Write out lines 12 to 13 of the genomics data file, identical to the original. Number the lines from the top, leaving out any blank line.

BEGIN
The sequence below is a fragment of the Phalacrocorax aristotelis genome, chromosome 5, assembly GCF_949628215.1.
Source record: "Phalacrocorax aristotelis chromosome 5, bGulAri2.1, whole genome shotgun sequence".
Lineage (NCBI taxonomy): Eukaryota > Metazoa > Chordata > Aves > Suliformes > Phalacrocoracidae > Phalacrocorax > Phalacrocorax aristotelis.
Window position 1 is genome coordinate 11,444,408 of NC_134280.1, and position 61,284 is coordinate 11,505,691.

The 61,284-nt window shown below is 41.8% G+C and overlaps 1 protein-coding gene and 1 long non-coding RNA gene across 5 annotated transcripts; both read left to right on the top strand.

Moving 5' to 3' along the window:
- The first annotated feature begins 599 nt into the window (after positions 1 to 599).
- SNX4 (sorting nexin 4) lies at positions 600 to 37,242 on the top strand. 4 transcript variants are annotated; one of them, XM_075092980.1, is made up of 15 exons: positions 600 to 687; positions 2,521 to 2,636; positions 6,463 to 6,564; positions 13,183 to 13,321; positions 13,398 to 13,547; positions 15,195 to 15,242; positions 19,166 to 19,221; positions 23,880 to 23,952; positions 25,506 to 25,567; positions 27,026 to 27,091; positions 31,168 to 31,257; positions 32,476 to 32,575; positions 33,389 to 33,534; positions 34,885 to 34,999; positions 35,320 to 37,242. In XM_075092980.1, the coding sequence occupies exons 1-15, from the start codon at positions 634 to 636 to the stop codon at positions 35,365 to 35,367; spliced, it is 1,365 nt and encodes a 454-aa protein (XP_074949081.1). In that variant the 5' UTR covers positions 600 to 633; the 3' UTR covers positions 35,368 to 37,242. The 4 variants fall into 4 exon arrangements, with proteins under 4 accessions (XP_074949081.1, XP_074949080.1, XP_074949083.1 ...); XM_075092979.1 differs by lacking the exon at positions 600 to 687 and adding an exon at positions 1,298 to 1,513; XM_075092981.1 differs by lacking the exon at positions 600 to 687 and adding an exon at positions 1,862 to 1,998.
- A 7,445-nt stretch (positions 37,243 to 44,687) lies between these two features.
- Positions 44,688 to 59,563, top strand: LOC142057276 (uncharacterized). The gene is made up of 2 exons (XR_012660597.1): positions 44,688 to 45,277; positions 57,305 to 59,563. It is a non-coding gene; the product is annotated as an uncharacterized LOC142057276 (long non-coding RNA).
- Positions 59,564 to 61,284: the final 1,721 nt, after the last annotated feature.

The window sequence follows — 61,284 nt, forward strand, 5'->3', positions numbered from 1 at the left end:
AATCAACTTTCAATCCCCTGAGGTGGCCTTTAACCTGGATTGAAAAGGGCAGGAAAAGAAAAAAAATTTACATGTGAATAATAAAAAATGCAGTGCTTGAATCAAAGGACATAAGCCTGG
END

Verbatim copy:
The window sequence follows — 61,284 nt, forward strand, 5'->3', positions numbered from 1 at the left end:
AATCAACTTTCAATCCCCTGAGGTGGCCTTTAACCTGGATTGAAAAGGGCAGGAAAAGAAAAAAAATTTACATGTGAATAATAAAAAATGCAGTGCTTGAATCAAAGGACATAAGCCTGG